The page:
Clarksville, TN – Loving vs. Virginia was a landmark civil rights decision of the U.S. Supreme Court that banned interracial marriage.
Virginia’s interracial marriage law violated the 14th Amendment and in 1967 it became legal for interracial couples to marry in the United States.
My parents were one of those couples and my brother and I are a product of that union. Although in the 1970s, my parents were allowed to marry, I grew up when a biracial person did not choose how they would racially identify because society would decide to identify for them.
In fact, the census data did not acknowledge biracial or multiracial people because it complicated the nation’s justification of a racial construct or the classification of a people. The only choice besides a specific racial group was “other.” The term “other” personified the notion of less than or nonexistence to people who didn’t want to identify in one racial category.
My own identity struggle began early on as I watched my parents face housing discrimination, workplace discrimination, and overt and covert racism daily. They faced these racial inequalities simply because of who they loved and how they looked. Watching this struggle helped to shape my existence today. It became necessary in order for me to recognize how to fight injustices because they were all around me.
I have experienced injustices personally and professionally my entire life and much of it echoed my parents’ experiences. My parents were influential and loving people who raised a daughter and son to learn to speak up and stand up for what was right and fair. We watched them fight and stand up for what was right against all odds and naturally it was a part of us.
In my own fight, prematurely, I had to learn to decipher between hurt and hatred. The hurt came from a people (my people) who saw my fair skin as a reminder of those who had oppressed them. In fourth grade, a group of African American females held me down and cut my hair because they said it looked like white people hair. It reminded them of an advantage that they perceived I had.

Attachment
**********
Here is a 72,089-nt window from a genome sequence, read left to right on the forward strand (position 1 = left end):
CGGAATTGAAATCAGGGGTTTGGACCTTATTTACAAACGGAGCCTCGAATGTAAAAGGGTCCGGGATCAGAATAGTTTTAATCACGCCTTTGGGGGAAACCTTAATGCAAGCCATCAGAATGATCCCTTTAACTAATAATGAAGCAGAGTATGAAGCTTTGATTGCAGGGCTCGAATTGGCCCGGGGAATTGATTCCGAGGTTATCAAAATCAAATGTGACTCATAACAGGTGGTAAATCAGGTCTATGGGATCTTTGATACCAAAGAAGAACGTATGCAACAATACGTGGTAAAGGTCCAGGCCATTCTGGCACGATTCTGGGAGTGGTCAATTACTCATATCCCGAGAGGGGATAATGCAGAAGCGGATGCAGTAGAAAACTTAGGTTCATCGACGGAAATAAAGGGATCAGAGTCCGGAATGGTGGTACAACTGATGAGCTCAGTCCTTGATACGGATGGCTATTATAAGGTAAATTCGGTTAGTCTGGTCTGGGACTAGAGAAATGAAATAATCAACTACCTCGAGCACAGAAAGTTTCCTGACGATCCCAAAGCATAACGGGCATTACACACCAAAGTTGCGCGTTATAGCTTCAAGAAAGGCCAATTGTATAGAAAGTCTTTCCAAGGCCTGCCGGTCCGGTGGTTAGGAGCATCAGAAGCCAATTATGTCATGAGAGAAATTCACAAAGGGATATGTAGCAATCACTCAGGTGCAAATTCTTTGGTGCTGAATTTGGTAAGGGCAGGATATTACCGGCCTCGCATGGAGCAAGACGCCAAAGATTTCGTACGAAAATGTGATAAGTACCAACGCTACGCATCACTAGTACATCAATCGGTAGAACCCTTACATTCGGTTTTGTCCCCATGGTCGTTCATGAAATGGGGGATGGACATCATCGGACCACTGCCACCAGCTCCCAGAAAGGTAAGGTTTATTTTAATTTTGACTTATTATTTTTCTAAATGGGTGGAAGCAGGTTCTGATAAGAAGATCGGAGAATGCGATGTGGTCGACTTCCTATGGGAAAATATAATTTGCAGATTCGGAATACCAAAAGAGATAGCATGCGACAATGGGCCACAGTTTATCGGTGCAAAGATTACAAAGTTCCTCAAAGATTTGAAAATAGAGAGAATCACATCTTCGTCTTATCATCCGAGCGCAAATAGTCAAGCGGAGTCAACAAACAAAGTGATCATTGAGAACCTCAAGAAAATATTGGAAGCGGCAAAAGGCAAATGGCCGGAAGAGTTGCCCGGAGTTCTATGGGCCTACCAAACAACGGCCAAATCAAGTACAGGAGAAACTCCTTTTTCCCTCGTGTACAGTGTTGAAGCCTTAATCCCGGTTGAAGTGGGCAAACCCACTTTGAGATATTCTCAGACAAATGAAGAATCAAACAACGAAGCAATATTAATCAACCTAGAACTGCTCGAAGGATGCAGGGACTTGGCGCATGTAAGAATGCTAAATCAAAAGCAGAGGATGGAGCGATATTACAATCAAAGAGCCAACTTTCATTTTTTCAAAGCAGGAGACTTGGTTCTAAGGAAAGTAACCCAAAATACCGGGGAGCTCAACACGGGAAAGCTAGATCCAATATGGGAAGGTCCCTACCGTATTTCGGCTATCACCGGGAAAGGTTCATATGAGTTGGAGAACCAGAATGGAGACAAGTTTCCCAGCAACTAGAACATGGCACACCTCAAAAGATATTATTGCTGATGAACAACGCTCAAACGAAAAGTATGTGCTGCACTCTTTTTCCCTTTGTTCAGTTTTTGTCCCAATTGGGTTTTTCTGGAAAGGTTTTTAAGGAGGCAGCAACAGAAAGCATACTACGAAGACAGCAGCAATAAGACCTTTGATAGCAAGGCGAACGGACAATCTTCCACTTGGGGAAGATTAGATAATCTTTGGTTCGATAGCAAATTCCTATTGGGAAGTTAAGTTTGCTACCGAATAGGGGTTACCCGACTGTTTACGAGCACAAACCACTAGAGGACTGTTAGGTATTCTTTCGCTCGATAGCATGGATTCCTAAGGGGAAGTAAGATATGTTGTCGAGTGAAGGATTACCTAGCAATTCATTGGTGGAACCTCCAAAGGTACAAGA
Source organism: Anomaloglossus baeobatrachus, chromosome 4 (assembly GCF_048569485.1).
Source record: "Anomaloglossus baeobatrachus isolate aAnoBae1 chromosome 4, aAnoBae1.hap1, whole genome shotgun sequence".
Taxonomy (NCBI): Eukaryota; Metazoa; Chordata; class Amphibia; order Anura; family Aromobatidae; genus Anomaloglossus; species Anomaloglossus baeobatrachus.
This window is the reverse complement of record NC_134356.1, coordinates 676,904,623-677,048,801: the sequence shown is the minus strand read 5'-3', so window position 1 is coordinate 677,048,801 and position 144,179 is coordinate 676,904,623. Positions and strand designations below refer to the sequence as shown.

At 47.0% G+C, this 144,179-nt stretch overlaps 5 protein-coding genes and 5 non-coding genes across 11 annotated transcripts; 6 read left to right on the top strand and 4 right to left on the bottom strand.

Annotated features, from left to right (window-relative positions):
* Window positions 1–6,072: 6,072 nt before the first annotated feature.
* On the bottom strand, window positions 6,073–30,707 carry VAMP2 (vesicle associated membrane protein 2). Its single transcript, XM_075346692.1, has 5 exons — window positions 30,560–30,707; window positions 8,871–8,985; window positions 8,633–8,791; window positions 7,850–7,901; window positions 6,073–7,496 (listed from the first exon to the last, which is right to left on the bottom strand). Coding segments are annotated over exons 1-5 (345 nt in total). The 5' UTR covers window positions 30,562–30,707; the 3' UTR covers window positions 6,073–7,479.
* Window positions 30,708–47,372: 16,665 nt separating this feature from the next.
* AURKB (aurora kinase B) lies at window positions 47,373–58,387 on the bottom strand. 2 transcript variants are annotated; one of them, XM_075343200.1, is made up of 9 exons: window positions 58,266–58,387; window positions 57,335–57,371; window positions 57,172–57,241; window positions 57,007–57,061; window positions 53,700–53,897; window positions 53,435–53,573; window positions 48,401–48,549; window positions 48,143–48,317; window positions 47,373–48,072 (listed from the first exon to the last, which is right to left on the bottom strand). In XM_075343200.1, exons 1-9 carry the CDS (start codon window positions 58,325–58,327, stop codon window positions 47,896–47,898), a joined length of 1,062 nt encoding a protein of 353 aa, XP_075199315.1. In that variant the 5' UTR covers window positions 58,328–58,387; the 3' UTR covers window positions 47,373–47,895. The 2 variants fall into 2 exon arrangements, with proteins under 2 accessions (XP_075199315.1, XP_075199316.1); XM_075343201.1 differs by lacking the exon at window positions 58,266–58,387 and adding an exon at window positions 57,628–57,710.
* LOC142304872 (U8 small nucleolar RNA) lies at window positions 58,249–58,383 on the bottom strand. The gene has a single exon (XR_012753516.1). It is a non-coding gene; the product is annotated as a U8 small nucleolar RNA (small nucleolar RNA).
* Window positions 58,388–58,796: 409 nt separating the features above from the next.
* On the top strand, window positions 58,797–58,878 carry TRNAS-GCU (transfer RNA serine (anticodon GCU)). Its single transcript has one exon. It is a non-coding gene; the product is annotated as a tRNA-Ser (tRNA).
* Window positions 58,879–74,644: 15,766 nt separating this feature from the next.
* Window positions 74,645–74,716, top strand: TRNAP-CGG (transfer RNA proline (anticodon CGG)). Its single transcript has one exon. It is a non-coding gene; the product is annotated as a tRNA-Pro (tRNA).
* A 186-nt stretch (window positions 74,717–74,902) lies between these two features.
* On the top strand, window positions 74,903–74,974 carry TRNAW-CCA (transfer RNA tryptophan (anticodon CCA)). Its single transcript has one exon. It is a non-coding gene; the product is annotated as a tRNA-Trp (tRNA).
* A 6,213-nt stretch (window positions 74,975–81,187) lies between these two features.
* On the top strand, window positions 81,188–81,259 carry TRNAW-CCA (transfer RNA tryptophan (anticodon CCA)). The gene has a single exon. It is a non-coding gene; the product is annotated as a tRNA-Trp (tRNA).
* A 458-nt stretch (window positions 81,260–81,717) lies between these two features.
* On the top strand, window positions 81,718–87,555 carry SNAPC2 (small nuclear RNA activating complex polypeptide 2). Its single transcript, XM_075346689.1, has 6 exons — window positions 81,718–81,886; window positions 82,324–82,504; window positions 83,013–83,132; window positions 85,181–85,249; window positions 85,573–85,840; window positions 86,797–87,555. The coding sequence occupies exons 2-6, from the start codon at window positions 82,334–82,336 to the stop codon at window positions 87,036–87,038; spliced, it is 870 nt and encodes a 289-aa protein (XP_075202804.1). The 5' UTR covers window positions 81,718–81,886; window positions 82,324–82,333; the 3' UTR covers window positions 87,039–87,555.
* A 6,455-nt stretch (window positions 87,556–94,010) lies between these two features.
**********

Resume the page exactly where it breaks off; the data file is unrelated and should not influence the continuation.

I was saddened when my people compared my life to the tragic historical mulatto and questioned my motives and support, and some even saying that I was not black enough. While the hate came from a people (my people) who pressed down and marginalized others because of their brown or black skin. The first time I heard the N-word, it came out of my white grandmother’s mouth as she described Sammy Davis Jr.
I was angered when my people placed their tanned arms next to mine and said, “Look, I am just as black as you are,” having their own motives and lacking any genuine support, not seeing me as black enough. My uniqueness developed by understanding those struggles and accepting how my intersecting identity of being a biracial woman would guide my life journey.
One of the greatest lessons I ever learned from my parents was when my brother played high school baseball. They sat in the middle of the stadium as my brother pitched against a rival team for a city championship game. Both were gleaming with pride. Right behind them sat at least a hundred students for the other high school in black and white wigs. This was meant to represent my parents and to distract my brother.
It was apparent to me that this racist gesture was as unacceptable as calling a team the Redskins. I sat next to my parents and asked how they could just sit there while all of this was happening behind them and not say a word. My Black mother smiled at my white father and said to me, “These young people have the opportunity to benefit from fortune, luck and happenstance. They are fish who move with the current and put in minimal work. The fish that swims against the current always works harder.”
I recognized that my mother’s words expressed my first clear understanding of privilege and how the idea of rights is more natural to some people, particularly those who are members of a dominant group. Privilege is a tough pill to swallow for many people. They confuse privileges and rights. Choosing to marry who you love is a right, education is a right and surviving an arrest is a right.
Part of accepting who I am (growing up biracial) and continuing to fight for equality for all is that I have a Black husband and a Black daughter and Black sons who are important to me. I need other people to understand that we have value and that our lives matter. Hopefully, opening up and sharing a piece of myself with others conveys that I exist (all of me) and that I am here, and that I refuse to be nonexistent in the fight for racial or social injustices.
– LaNeeça Williams, APSU Chief Diversity Officer and Title IX Coordinator
If Austin Peay Could Talk
“If Austin Peay Could Talk” is a new, special series about listening. Paying tribute to James Baldwin’s novel, “If Beale Street Could Talk,” the essays in this series are meant to magnify the experiences of the University’s black faculty and staff. Every Friday, a different University employee will share their own deeply personal story about racism – stories that have been overlooked for too long. Today, Austin Peay State University is talking, and we hope you will simply listen to these important words.